Durga Puja celebrates the victory of the Goddess Durga over the demon King Mahishasura. It begins with Mahalaya, the same day as the start of Navratri, a nine-night festival celebrating the divine feminine. Durgotsava or Sharadotsava is traditionally celebrated in Bihar, West Bengal, Assam, Odisha, Tripura and Bangladesh as well.
Flowers are an integral part of Durga Puja. One hundred and eight lotus flowers signify the 108 names of Goddess Durga. The flowers that are believed to be the dearest to her are red hibiscus, red kana, lotus, marigold, champa and jasmine. Most of these DIY flower arrangements are largely adorned with these above-mentioned flowers.
Dried talpata (tal palm leaves) are cut into equal-width strips and woven and a simple basket is created. In ancient times, the talpata was used to create pata chitra in Odisha. Two similar baskets of different sizes are woven. A moist oasis is fixed or glued at the centre. A medium-size marigold cluster is fixed in the oasis and appears ‘larger than life’ in terms of visual weight. Parallel large flowers are attached to the curved line of the handle of the basket.
Shola (pith) flowers are painted yellow and attached with Ixora and Xanadu leaves commonly available in the market. Shola is a dried milky white spongy plant matter from Aeschynomene aspera species and can be pressed and shaped into objects of choice. It is commonly used in eastern India. This is finished with green button chrysanthemum embellishments. A group of two to three such baskets liven up the living room during the festival.
India has a beautiful tradition of welcoming guests with bandarwar all over the country. A wrought iron stand with these beautiful latkans made of shola rings with fresh flowers and leaves is constructed to allow the ease of hanging this lightweight looping and winding arrangement. Thin shola rolls are cut in the shape of flower petals and coloured and pasted on each other. Shola buds, which are easily available in the market, are pasted symmetrically on them, creating volume on the circular floral design. Fresh contrasting bright red carnations are attached at equal distances to create an illusion of floral abundance. Sundari green creepers entwine the iron stand all over with a dense cluster of chikoo leaves at the bottom of the stand adding further distinction.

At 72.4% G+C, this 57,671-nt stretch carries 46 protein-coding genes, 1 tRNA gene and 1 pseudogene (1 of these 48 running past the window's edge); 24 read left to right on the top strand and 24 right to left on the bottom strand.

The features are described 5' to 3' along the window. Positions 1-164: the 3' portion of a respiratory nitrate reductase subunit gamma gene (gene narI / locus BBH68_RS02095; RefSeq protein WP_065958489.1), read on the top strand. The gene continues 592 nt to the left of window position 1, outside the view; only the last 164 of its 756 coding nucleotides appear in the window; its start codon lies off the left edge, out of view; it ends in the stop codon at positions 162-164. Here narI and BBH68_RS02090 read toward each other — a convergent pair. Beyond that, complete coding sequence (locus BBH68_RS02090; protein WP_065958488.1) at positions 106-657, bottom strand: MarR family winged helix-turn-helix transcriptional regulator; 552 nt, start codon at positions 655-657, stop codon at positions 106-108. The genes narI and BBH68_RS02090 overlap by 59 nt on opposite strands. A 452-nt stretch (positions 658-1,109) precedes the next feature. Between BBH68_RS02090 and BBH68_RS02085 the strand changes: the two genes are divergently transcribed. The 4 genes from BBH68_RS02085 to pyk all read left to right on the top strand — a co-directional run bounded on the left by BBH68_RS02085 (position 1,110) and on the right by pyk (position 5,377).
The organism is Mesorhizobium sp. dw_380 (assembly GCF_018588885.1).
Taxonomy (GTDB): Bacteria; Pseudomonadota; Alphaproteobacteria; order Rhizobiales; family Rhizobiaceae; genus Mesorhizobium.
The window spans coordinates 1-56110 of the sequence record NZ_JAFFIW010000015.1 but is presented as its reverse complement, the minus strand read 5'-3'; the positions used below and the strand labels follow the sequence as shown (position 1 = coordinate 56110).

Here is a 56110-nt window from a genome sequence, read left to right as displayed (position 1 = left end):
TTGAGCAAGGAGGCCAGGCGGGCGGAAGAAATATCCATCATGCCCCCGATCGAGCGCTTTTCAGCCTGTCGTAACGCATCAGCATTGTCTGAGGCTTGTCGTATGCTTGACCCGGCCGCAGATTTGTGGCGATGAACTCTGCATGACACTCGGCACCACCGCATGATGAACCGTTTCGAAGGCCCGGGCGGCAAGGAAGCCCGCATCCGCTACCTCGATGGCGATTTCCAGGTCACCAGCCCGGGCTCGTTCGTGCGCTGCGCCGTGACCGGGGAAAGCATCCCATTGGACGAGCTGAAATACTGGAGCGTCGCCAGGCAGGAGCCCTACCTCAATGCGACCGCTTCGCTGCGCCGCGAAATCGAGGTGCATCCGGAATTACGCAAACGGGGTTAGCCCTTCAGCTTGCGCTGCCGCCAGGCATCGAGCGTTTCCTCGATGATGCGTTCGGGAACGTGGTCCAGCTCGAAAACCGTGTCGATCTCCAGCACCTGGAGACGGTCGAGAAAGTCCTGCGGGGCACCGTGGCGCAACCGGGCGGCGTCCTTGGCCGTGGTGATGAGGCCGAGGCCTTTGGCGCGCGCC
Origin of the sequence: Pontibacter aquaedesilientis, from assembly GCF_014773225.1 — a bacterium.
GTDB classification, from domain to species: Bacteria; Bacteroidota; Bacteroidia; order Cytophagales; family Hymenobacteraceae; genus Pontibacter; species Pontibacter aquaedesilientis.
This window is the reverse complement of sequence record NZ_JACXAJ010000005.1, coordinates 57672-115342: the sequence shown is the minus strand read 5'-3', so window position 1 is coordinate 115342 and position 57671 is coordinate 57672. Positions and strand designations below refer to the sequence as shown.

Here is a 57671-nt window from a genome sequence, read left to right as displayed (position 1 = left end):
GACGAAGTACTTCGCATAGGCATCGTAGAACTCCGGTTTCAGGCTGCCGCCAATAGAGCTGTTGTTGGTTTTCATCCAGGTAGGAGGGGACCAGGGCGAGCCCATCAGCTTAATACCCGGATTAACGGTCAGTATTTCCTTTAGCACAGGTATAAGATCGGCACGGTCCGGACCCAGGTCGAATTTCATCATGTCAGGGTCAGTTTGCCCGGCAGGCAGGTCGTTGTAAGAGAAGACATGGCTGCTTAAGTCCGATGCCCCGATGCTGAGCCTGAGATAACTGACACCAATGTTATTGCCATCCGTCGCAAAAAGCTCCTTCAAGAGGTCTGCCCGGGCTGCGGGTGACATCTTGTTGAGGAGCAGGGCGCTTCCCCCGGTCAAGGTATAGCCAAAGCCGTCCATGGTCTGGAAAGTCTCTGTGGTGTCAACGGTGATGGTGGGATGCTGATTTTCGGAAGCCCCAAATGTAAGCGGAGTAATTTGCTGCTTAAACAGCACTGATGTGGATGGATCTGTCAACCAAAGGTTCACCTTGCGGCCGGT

A bunch of rajnigandha latkans are suspended at the end of each hanging, giving off a beautiful fragrance that’s pleasing to the senses.
Bamboo supli or the bamboo kulo — a lightweight yet strong, skillfully woven structure with a little depth and rims to hold all ceremonial essentials, is the base of this design. This auspicious kulo is offered to Ma Durga with all the offerings very dear to her. Hibiscus and jui mala is paired with fresh green baby coconuts with muli thread — a must in all puja offerings. The white conch that creates the divine sound of purity is placed next to it. The shankha signifies brilliance, purity and auspicious beginnings. China palm leaves are trimmed — some with natural green colour and a few with bright red to create a bright colour scheme which visually lifts the design. Xanadu leaves and wheat stalks are added to provide textural contrast. The good news is that all these contents are available in local markets and allow further creativity.
FLORAL ALPANA/ RANGOLI
Brightening up the festival celebration, the floral alpana is believed to be a harbinger of good luck. This symmetrical design starts from the central circular rajnigandha mala filled with small pink shola lotus flowers on a base of chikoo leaves. Red-and-white is a typical puja combination in Bengal. Large lotus leaves of different sizes are placed outside this circle. The periphery is lined with a yellow marigold mala dotted with smaller shola lotus flowers inside and outside the bordering line. They add a touch of colour variation in this attractive floor design. Thin jui flower garland are used to create large dots with green button chrysanthemums and it creates an abundance and additional interest. Go ahead and experiment with different repetitive forms and ingredients.
TRADITIONAL TABLE-TOP OFFERINGS
This table-top floral design relates to both the outline shape of the overall design and the shapes within the outline. The components in this design are each unique and distinguishable. The silhouette of each component interpretation is sculptured from traditional consideration. The placement of fresh large banana leaves creates elongated flow. The metallic ones add to the ornamentation in this massed traditional composition. Pink large banana flowers and open leaves stand out visually. The band of jui flowers around a bunch of durba grass is strategically and alternately placed throughout the length. The tiny shiuli flowers provide a hint of contrast in this rustic design. Repeated use of pink lotus adds to the drama and the long red-and-white checkered gamchha cloth creates a path of movement and greater impact that aids visual interest.
This can be used as console or dining table-top design. One can light a few fragrant incense sticks or tiny candle terracotta pots for further variation.
Sunita Kanoria, trained at Pushpa Bitan, is a judge for national-level flower-arrangement competitions, and currently utilises her time and talent as a floral-decor demonstrator at various forums